“As the 2024 Presidential election quickly approaches, it is imperative that the FEC allow comment on Public Citizen’s petition for rulemaking,” the letter said.
This is the second Public Citizen petition asking for FEC rules on AI-generated political ads, and Thursday’s vote was 6-0. In June, the commission deadlocked on the matter. The three Republican commissioners on the six-person panel voted against the request, saying the petition contained technical omissions. GOP Commissioner Allen Dickerson said the FEC does not have the power to regulate such ads and called on Congress to expand the FEC’s authority.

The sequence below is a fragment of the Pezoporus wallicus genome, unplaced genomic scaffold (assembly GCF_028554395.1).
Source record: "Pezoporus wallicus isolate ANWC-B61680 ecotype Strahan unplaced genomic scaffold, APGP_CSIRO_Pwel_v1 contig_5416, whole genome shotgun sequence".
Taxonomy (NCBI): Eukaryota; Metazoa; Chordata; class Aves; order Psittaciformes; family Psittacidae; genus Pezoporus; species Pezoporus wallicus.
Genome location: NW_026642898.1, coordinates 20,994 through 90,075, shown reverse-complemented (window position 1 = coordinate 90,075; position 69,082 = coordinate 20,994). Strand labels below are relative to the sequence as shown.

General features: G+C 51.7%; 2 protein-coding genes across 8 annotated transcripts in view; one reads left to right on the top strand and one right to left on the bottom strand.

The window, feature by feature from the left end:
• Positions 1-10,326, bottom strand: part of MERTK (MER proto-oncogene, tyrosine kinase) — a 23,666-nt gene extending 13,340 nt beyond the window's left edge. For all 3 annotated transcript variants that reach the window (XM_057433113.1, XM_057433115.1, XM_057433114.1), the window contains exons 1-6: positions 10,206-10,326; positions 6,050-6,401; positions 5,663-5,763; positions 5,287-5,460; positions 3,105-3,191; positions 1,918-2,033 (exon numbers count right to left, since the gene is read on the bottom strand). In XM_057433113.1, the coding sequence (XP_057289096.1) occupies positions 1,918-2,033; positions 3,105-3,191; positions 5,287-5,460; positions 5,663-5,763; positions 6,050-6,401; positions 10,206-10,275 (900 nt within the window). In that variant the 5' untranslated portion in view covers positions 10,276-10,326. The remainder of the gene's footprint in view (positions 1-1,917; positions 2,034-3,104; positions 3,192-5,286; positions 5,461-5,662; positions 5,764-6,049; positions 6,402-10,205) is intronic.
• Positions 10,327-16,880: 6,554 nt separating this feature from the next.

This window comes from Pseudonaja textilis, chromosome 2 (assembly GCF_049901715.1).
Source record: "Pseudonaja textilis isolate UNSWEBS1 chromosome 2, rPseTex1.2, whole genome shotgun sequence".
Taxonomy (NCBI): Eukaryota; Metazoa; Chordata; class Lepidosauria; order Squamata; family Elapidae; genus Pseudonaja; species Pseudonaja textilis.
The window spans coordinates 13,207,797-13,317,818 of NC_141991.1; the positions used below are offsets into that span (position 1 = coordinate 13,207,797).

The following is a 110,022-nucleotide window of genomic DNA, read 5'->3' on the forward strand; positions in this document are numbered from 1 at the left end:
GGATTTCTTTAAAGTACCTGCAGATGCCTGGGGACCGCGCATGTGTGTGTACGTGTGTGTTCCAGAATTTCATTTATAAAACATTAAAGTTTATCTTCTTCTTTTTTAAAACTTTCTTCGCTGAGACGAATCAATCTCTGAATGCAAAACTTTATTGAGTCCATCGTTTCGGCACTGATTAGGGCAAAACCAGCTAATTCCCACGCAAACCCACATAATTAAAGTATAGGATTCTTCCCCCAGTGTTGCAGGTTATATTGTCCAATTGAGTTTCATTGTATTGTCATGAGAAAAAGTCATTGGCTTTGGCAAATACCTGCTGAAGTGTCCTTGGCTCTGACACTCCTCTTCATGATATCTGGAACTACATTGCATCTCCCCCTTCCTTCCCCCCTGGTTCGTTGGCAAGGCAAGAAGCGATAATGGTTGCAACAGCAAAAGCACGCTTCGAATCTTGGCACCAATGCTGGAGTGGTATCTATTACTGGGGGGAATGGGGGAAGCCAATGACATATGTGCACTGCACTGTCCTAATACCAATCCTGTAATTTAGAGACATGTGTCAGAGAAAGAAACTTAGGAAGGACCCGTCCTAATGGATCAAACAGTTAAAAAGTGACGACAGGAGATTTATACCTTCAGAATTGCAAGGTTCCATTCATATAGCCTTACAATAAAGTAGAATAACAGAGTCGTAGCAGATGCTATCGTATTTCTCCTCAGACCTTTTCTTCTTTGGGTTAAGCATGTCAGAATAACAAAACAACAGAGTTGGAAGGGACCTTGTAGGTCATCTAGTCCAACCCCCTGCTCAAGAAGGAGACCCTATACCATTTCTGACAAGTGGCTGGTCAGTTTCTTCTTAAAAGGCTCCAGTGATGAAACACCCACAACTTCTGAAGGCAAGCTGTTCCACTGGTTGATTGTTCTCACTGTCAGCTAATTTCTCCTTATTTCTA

On Thursday, Dickerson said Public Citizen’s new petition complied with regulations, and he voted to continue the process. But he also said that he remains unconvinced that making such rules is within the commission’s mandate.
The current law “prohibits a person [from] fraudulently misrepresenting himself as acting for or on behalf of another candidate,” Dickerson said.
“There is nothing special about deepfakes or generative AI, the buzzwords of the day,” he added. “It doesn’t matter how the fraud was committed. Lying about someone’s private conversations, or posting a doctored document, or adding sound effects in post-production, or manually airbrushing a photo, if intentional to cheat, will violate our law.